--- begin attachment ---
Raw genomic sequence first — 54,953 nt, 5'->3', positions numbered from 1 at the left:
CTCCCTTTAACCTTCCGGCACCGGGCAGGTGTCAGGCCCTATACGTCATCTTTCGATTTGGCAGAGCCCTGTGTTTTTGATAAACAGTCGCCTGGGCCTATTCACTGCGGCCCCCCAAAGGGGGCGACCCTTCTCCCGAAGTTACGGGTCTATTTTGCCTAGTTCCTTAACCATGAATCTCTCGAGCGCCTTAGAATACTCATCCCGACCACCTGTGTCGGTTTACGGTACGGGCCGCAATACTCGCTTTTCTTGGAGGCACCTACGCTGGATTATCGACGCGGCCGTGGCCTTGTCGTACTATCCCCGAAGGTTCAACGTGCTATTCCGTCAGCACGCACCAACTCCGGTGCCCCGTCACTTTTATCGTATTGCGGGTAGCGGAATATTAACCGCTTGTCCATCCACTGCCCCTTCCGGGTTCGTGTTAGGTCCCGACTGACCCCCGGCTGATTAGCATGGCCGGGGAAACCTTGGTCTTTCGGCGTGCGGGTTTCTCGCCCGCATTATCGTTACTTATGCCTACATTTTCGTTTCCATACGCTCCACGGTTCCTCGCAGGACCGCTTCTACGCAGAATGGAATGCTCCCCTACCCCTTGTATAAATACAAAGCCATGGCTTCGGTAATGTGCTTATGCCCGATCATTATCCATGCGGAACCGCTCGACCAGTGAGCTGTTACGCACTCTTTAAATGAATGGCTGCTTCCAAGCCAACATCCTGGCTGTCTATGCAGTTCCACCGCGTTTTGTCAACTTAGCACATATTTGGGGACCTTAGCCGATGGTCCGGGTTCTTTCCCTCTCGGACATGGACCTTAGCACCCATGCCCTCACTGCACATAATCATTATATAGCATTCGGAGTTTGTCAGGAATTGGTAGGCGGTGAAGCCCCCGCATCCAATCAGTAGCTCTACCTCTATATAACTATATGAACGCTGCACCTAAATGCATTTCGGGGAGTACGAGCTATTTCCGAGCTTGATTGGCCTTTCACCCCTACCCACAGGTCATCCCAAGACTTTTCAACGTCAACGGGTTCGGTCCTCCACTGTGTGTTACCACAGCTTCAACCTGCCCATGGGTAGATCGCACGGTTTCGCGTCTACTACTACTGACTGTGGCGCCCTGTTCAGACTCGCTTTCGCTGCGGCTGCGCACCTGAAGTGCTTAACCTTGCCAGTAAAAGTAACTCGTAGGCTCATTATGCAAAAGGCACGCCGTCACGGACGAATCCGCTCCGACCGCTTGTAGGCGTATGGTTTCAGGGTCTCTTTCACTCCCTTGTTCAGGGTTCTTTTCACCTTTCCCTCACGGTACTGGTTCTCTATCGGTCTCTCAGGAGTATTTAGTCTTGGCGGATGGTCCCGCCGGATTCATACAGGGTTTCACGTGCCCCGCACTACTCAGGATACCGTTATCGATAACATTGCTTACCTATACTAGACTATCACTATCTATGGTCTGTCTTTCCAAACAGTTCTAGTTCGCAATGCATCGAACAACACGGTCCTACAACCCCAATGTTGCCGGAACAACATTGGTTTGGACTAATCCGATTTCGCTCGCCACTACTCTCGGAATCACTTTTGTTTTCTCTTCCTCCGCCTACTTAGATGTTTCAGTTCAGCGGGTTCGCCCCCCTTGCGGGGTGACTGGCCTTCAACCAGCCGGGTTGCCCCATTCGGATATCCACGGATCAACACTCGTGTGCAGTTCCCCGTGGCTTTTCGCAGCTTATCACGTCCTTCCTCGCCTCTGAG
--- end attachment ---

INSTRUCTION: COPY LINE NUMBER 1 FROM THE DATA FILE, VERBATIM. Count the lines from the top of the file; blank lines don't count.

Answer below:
Raw genomic sequence first — 54,953 nt, 5'->3', positions numbered from 1 at the left: